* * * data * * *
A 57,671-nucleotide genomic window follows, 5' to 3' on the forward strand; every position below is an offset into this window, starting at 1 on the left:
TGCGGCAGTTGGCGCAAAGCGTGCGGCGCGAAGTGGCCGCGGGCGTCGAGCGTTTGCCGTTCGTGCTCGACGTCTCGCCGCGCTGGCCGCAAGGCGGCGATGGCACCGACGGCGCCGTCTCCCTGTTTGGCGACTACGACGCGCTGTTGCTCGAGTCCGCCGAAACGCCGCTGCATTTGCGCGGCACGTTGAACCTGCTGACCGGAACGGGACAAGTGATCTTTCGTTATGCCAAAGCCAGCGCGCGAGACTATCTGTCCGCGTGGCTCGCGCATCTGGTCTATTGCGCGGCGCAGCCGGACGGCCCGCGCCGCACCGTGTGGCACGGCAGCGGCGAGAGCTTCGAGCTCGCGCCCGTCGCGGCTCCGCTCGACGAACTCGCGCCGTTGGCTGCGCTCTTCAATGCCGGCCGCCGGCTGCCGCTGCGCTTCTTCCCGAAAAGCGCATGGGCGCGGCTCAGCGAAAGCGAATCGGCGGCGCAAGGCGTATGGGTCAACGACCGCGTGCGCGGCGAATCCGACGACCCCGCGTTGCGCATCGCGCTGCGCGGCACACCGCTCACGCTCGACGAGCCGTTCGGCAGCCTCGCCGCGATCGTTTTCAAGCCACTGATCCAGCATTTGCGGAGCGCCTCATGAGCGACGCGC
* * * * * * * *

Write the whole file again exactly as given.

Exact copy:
A 57,671-nucleotide genomic window follows, 5' to 3' on the forward strand; every position below is an offset into this window, starting at 1 on the left:
TGCGGCAGTTGGCGCAAAGCGTGCGGCGCGAAGTGGCCGCGGGCGTCGAGCGTTTGCCGTTCGTGCTCGACGTCTCGCCGCGCTGGCCGCAAGGCGGCGATGGCACCGACGGCGCCGTCTCCCTGTTTGGCGACTACGACGCGCTGTTGCTCGAGTCCGCCGAAACGCCGCTGCATTTGCGCGGCACGTTGAACCTGCTGACCGGAACGGGACAAGTGATCTTTCGTTATGCCAAAGCCAGCGCGCGAGACTATCTGTCCGCGTGGCTCGCGCATCTGGTCTATTGCGCGGCGCAGCCGGACGGCCCGCGCCGCACCGTGTGGCACGGCAGCGGCGAGAGCTTCGAGCTCGCGCCCGTCGCGGCTCCGCTCGACGAACTCGCGCCGTTGGCTGCGCTCTTCAATGCCGGCCGCCGGCTGCCGCTGCGCTTCTTCCCGAAAAGCGCATGGGCGCGGCTCAGCGAAAGCGAATCGGCGGCGCAAGGCGTATGGGTCAACGACCGCGTGCGCGGCGAATCCGACGACCCCGCGTTGCGCATCGCGCTGCGCGGCACACCGCTCACGCTCGACGAGCCGTTCGGCAGCCTCGCCGCGATCGTTTTCAAGCCACTGATCCAGCATTTGCGGAGCGCCTCATGAGCGACGCGC